Gordon Klingenschmitt: American Gays Are Like ISIS, Metaphorically Throw Christians Off Rooftops

This is a good one.

The sheer, barefaced egregiousness of the man’s blatant self-victimisation had my jaw hitting the lino.

I would ordinarily be tempted to call him delusional, or perhaps call what he’s doing confabulation, but I suspect he knows exactly what he is doing, and that is speaking to others’ ignorance, and making an appeal to those who suffer from selectively amnesiac bigotry.

The history of the persecution of various groups by Christians is not a hidden one – attempts by Christians to suppress or curtail the civil rights of the LGBT community are in evidence to this day, in the US and elsewhere, and extend in some parts of the world to imprisonment, state-sanctioned torture, and execution.


Steven Anderson, who wishes liberals would stop curtailing his intolerance.

Con artists like Klingenschmitt can sugar-coat things with mollifying qualifiers all they like (not that they usually do: another hate preacher from the religion of love, Pastor Steven Anderson, is so outrageously OTT that he’s even been banned from several countries in Africa, countries that tend to run to the conservative, to say the least). It remains that the LGBT community has never “persecuted” Christians, nor thrown them off of roofs (even in anyone’s wildest metaphors and delusions), and that, as seen so often among Christian fundamentalists, the right to freedom of belief is conflated – often deliberately, for rhetorical effect – with the right to have a say in or control others’ lives.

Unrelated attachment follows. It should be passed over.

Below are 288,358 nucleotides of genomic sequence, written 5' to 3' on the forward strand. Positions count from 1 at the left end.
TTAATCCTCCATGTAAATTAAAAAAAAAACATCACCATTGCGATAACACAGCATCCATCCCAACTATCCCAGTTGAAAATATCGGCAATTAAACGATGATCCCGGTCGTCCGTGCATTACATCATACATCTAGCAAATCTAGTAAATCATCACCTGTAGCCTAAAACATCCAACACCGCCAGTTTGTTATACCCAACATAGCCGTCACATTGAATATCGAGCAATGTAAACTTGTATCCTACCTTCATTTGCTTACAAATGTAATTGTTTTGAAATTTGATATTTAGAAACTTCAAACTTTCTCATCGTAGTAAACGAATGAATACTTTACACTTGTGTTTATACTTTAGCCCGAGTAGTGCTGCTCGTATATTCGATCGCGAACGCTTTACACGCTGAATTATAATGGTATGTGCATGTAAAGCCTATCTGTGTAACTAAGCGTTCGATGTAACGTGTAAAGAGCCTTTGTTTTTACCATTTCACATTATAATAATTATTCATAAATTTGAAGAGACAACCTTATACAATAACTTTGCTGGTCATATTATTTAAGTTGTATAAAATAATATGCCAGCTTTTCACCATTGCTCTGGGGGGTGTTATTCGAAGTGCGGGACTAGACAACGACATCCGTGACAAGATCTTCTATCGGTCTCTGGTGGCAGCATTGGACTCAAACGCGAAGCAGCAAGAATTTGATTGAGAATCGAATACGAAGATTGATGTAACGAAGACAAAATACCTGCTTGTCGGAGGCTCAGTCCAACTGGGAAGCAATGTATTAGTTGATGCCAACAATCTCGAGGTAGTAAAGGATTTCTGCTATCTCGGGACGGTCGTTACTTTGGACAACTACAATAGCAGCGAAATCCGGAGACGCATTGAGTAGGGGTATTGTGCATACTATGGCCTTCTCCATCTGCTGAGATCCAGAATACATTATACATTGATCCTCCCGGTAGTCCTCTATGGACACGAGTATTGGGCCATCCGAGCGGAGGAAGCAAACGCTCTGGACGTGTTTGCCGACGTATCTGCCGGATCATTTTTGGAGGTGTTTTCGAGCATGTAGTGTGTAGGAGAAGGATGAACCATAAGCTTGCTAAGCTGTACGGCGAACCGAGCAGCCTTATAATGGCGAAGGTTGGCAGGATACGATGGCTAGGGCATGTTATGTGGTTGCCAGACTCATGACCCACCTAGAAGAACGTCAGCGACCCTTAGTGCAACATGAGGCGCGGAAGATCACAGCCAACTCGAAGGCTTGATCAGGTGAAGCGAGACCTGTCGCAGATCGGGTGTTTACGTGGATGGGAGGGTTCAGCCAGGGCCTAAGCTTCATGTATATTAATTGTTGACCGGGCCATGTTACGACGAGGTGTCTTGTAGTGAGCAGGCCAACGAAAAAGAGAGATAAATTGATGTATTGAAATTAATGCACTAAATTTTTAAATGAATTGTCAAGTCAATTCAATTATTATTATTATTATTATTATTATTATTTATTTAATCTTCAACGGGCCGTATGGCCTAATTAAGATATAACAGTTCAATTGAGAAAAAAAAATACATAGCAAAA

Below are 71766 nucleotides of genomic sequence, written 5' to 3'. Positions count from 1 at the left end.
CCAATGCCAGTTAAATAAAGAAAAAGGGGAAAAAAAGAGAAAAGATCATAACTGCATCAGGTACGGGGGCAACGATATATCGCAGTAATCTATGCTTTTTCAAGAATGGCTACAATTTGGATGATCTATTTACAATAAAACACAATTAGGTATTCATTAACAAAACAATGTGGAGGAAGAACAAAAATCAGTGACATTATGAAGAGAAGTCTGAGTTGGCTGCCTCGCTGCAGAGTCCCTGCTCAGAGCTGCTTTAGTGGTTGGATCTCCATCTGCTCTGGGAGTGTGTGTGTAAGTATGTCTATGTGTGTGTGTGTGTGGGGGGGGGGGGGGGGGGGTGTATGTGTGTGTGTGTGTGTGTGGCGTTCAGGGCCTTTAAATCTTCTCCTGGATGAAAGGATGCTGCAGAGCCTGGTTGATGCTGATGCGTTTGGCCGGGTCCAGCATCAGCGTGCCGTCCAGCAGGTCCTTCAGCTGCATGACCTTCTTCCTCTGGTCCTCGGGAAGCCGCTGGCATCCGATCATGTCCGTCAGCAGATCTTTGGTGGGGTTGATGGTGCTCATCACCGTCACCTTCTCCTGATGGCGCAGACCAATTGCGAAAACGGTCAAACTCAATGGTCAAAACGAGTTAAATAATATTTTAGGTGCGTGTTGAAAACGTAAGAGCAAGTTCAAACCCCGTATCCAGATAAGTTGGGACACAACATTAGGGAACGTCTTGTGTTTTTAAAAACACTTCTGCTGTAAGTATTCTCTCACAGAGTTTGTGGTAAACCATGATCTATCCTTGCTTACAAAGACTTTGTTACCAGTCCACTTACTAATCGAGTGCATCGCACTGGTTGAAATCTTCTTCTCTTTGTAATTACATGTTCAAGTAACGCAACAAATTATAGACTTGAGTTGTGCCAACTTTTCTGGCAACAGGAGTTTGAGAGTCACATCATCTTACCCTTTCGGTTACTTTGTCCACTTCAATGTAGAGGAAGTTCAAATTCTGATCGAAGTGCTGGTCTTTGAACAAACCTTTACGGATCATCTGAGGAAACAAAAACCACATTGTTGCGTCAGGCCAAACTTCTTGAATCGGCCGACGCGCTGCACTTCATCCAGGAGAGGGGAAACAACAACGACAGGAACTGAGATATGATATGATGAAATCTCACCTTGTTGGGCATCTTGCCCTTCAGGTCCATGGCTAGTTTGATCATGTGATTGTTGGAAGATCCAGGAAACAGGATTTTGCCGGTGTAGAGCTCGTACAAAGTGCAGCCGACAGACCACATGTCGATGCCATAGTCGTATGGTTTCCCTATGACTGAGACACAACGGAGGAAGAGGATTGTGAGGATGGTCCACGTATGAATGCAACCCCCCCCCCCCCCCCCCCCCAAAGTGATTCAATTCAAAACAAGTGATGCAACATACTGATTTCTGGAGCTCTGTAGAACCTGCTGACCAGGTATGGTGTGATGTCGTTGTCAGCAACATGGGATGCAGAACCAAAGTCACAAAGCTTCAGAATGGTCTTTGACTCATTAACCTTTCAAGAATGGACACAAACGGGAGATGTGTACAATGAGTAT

In American politics right now, this pernicious strain of bigotry is on equally frank display. I’ve blogged about that elsewhere and will likely continue to do so. In the meantime, let the Klingenschmitts and the Andersons keep pretending that Christians are the ones being “persecuted” (although it could more accurately be called “having a line drawn in the sand”, or, more succinctly, “shown decency”). After all, “if you repeat a lie often enough, people will believe it, and you will even come to believe it yourself”, whoever it was who said that. Oh. Joseph Goebbels, apparently.*

*The quotation is, in fact, misattributed to Goebbels, as there is no reliable evidence that it is actually from him. But there is nothing particularly redeeming about this; if it is not from Goebbels, then there’s a distinct possibility it is simply a paraphrase of an idea from Hitler himself.

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